Today, I had to remind myself… again

Today, I had to remind myself… again

That every person is as different as an individual flake of snow.

That no two social situations or family dynamics are the same.

That mankind is as unique as the tiny seeds spilled from a glossy envelope in spring. We all sprout in our own time – some of us thriving with little or no effort, while others hold on merely by a thread – under the most carefully controlled settings of an incubator.

That everyone’s brain chemistry and neurological wiring are as divergent as the blades of grass sweeping across the rolling plains.

That there’s no pass or fail in parenting and we’re all dealt a distinctly unique hand.

That an intelligent successful or talented child is not necessarily the reflection of a super parent.

That ALL accomplishments are relative to the individual.

That doing your best and giving your ALL can yield significantly different results in different people.

That doing your best is always good enough.

That the world is a ginormous fruit basket, and you can’t compare apples and oranges

That the outcome of any given situation is not always the most accurate reflection of dedication, diligence, effort and perseverance.

That shit happens.

That sometimes you win and sometimes you lose.

That people will always make blanket assumptions and judgements about situations they know nothing about.

That some days this will sneak up on you and leave you feeling defeated.

That whether we choose to acknowledge it or not, validation and positive reinforcement from others are as crucial as the air we breathe.

That the world is a giant kaleidoscope composed of distinctly unique fragments all complimenting one another as a beautiful abstract whole.

1000 Bloggers Writing About Compassion – #1000Speak

On February 20, 2015 One Thousand Voices will be simultaneously blogging for compassion – in an effort called #1000Speak.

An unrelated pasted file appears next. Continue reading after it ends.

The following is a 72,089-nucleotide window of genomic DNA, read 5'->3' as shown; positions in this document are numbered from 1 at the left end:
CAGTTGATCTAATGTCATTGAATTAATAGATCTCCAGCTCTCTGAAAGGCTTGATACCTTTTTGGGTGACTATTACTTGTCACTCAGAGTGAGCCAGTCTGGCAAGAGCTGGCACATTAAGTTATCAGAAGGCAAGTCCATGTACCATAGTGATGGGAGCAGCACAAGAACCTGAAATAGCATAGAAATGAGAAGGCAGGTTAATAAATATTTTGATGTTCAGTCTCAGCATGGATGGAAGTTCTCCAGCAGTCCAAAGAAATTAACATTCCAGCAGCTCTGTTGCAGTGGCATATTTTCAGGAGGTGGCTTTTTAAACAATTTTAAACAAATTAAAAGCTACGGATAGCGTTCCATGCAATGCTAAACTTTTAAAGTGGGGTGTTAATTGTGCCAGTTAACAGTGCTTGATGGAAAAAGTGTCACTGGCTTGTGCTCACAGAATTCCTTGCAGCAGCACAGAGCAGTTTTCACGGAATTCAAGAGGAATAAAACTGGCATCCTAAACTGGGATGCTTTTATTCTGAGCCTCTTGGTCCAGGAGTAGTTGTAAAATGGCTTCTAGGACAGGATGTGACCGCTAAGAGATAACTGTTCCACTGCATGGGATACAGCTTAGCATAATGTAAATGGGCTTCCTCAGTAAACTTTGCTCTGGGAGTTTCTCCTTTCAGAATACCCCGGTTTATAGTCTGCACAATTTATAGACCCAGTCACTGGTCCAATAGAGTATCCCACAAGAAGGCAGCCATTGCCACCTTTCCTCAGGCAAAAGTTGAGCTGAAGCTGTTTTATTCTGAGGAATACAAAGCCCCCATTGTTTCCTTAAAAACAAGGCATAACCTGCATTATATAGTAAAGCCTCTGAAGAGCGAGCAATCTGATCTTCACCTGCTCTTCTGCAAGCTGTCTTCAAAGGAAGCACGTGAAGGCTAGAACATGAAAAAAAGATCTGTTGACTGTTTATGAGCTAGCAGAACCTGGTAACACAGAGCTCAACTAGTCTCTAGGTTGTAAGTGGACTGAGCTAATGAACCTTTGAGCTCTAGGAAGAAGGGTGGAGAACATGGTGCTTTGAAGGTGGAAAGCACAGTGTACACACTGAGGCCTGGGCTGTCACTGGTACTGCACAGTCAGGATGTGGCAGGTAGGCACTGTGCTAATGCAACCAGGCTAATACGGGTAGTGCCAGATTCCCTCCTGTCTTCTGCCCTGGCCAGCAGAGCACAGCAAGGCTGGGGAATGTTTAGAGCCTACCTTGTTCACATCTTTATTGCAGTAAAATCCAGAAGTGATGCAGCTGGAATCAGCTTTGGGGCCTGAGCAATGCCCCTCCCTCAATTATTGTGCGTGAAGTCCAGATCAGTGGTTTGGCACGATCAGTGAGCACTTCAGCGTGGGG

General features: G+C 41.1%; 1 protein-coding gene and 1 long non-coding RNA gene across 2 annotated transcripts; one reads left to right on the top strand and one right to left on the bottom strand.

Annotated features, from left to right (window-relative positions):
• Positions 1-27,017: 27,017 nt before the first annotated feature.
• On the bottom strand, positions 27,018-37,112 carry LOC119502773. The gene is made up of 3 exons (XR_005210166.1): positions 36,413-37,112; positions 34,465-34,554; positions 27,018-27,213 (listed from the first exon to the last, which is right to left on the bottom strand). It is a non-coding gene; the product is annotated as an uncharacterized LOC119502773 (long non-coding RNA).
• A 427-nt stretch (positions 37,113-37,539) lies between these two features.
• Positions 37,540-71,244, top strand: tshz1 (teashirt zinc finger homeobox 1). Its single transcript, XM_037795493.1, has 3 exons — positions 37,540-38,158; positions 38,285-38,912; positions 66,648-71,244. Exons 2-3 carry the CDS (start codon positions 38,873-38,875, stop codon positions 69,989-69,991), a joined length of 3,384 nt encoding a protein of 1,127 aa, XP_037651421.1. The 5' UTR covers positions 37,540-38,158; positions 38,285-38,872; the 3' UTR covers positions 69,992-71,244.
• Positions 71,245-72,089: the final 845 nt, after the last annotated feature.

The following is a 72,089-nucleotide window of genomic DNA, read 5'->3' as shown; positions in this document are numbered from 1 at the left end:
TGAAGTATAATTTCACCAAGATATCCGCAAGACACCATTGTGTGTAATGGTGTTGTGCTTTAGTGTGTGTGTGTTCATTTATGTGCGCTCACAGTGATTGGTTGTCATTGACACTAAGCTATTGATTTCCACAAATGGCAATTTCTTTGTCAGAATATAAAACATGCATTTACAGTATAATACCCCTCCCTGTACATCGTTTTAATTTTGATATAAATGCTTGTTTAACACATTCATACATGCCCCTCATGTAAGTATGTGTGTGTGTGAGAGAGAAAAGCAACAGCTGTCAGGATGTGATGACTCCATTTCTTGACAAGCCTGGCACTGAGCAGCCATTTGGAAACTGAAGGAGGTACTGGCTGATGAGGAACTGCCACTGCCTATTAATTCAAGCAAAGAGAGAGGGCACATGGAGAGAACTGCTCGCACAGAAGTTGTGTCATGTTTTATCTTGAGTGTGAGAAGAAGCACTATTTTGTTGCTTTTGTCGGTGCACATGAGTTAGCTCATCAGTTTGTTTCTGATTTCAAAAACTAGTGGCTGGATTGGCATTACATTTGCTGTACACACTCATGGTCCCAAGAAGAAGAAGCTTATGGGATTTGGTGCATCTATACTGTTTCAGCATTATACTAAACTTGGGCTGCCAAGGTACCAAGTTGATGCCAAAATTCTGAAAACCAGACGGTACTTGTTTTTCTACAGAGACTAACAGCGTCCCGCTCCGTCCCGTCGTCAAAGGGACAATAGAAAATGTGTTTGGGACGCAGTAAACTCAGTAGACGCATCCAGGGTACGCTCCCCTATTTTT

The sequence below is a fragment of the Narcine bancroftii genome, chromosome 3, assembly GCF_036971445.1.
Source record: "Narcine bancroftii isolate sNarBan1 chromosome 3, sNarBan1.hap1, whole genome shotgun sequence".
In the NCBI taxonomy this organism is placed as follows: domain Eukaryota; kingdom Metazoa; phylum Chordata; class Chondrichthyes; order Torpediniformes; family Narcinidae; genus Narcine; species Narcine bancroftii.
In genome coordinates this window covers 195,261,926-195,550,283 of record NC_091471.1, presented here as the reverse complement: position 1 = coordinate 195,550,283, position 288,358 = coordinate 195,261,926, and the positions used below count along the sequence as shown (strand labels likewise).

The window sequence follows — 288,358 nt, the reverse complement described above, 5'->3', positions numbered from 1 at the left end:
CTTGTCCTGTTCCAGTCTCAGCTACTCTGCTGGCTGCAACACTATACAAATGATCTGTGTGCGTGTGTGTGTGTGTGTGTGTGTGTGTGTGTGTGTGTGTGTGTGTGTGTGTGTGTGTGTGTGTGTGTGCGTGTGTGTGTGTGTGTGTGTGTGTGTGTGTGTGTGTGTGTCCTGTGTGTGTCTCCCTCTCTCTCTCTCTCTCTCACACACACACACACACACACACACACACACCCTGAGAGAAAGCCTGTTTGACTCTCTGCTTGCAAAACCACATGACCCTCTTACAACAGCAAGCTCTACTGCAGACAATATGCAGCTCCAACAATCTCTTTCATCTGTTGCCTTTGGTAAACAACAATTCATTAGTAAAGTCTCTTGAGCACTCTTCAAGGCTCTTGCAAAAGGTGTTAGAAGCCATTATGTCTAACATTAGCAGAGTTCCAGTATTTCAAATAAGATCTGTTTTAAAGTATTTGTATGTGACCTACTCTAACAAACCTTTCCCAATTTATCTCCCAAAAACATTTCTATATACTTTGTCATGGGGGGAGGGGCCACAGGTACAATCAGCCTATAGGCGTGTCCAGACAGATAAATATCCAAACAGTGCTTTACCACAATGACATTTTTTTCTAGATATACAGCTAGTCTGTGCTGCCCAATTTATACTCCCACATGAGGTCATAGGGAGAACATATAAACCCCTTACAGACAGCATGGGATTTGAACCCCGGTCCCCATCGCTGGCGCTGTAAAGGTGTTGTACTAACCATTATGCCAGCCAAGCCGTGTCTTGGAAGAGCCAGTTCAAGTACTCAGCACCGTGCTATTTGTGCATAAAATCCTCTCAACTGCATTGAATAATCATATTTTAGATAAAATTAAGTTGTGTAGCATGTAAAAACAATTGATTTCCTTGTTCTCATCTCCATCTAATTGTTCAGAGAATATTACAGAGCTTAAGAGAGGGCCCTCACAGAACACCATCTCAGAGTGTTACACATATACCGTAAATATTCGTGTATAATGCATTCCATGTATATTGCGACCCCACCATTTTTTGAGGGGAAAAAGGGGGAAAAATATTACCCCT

I’m very excited and proud to be participating in this virtuous effort.

While Extreme Mom is for the most part a humor based forum, I often use my voice to advocate in the areas of mental illness and special needs: Two variables that have influenced my life profoundly and have prompted me to view life with an open mind, in what I often refer to as Fifty Bazillion Shades of Grey.

Herein lies the serious, truthful root to my madness which incidentally keeps me focused and driven.

So no, I’m not giving up chocolate or Facebook for lent – I’m doing THIS.

The intent is to flood the Internet with positive energy through inspirational stories. ❤️

My favorite compassionate links and heart-felt postings from the Extreme Mom archives.


Compassion and Depression-

Compassion and Special Needs –

Compassion and Body Image/Teens-

Compassion and Diversity –


Attack of the Clothing Tags- Sensory Processing Disorder


Just a few tidbits about Sensory Processing Disorder that EVERYONE should know-

To children with Sensory Processing Disorder everyday stimuli can be an overwhelming painful attack to their hyper-acute senses.

What blends into the background for you and I, may cause undue stress and discomfort to a person with SPD.

Loud noises, bright lights, certain odors, tastes and food textures, tactile sensations such as clothing tags, or sock seams can cause extreme discomfort that can lead to an explosive reaction or meltdown in those effected by SPD.

Their nervous system is under attack.

Take a moment to review this checklist of sign and symptoms 

 It’s essential to understand that the child is not deliberately misbehaving.

Discipline is NOT the answer.

Compassion and understanding are.

Being aware of your child’s individual sensitivities and knowing how to best address them is key.

The purpose of this post is to merely educate you that SPD does in fact exist.

It’s REAL and can be extremely distressful.

If your child exhibits any of these signs, your first step is to EDUCATE yourself, so that you can become a well informed advocate who can gently guide them through a world that’s a constant invasion of overwhelming ouchy prickles, deafening sounds and blinding sights.

You, the parent have an imperative role in paving the way for their happy, comfortable and well adjusted existence on this planet.

Take note that not all health care providers and educators have a basic understanding of sensory integration.

In the big scheme of things, SPD is relatively new.

It is up to YOU to be an advocate.

Educate yourself, seek appropriate treatment and pass it on… to other parents, caregivers and educators.

The children THANK YOU!

Favorite resources

image imageimageimage

If you like what you just read please click to send a quick vote for me on Top Mommy Blogs- The best mommy blog directory featuring top mom bloggers